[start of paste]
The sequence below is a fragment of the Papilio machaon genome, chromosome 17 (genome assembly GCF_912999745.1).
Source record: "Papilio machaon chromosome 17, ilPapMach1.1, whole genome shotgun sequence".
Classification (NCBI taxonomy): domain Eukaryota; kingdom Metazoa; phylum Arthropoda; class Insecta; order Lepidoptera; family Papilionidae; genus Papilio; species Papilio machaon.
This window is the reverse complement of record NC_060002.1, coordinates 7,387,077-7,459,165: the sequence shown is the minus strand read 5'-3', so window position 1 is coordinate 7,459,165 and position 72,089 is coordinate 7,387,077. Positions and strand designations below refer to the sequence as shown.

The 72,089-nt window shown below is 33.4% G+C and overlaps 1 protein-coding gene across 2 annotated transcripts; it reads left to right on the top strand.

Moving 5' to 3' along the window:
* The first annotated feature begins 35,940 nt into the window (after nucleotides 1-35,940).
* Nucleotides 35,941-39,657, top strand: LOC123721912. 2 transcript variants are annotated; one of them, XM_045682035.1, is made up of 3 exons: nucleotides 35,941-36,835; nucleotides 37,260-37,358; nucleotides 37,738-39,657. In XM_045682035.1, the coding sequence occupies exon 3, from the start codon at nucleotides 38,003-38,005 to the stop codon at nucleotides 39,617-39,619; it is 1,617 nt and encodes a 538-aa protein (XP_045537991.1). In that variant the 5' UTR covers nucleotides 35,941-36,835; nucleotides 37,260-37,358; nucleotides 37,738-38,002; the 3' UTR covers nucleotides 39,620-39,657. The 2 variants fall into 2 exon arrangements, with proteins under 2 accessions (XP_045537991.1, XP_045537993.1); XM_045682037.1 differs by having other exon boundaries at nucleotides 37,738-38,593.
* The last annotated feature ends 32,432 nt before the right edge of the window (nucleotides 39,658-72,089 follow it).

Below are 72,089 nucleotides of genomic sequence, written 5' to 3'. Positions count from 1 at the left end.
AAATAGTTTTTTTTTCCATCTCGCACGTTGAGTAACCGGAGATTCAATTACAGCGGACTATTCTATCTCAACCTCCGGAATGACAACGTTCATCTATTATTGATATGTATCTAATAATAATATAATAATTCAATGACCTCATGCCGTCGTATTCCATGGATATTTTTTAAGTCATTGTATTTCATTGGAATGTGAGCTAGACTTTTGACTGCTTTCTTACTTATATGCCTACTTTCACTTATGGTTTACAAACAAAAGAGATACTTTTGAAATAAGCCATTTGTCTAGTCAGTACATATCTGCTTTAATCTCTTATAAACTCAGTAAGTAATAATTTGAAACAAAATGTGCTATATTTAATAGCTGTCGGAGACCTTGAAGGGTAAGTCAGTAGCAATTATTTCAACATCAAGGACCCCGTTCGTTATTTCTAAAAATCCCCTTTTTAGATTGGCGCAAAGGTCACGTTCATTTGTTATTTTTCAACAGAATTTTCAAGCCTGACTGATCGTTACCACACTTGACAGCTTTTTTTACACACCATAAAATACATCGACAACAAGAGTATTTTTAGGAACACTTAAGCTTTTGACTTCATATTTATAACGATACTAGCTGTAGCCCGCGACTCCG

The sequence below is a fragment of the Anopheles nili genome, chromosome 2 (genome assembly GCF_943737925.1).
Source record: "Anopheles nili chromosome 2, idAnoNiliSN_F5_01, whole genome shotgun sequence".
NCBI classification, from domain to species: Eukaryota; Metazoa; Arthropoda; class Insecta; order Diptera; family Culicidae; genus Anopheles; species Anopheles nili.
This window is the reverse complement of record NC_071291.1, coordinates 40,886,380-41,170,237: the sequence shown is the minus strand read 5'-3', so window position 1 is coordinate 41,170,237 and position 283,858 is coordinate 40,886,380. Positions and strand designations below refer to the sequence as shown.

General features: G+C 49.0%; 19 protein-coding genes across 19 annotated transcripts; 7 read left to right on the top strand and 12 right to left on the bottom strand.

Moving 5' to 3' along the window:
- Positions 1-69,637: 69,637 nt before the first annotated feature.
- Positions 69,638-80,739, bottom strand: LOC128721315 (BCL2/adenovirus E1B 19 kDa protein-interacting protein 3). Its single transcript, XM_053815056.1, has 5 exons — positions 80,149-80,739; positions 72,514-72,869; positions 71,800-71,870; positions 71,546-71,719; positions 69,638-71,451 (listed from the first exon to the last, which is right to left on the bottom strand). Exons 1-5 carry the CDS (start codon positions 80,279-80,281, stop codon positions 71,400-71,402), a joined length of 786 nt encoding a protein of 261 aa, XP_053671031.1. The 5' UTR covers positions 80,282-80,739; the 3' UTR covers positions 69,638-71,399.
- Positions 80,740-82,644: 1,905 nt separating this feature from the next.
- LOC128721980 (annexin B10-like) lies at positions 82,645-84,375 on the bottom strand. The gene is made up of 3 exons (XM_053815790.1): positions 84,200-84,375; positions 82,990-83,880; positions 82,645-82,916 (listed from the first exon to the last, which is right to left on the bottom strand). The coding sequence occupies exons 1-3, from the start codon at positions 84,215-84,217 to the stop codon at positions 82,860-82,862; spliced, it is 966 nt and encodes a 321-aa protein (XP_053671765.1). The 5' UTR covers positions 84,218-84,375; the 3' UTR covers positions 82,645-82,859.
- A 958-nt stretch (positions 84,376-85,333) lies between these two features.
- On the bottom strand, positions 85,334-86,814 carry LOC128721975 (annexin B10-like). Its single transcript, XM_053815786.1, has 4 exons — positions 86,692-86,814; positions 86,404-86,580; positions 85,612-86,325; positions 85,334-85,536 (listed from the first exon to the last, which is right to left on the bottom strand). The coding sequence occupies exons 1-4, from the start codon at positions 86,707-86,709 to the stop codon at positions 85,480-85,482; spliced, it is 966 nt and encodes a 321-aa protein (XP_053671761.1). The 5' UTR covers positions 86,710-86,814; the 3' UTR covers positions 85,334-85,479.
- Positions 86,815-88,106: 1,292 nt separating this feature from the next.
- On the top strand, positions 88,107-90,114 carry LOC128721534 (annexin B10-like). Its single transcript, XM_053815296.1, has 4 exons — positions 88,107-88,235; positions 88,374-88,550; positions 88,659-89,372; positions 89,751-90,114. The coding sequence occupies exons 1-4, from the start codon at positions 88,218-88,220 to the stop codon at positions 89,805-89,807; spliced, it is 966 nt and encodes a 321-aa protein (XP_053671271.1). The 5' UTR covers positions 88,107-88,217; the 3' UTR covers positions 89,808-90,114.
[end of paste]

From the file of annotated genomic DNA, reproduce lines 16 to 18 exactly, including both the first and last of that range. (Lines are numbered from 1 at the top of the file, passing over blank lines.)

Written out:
General features: G+C 49.0%; 19 protein-coding genes across 19 annotated transcripts; 7 read left to right on the top strand and 12 right to left on the bottom strand.

Moving 5' to 3' along the window:
- Positions 1-69,637: 69,637 nt before the first annotated feature.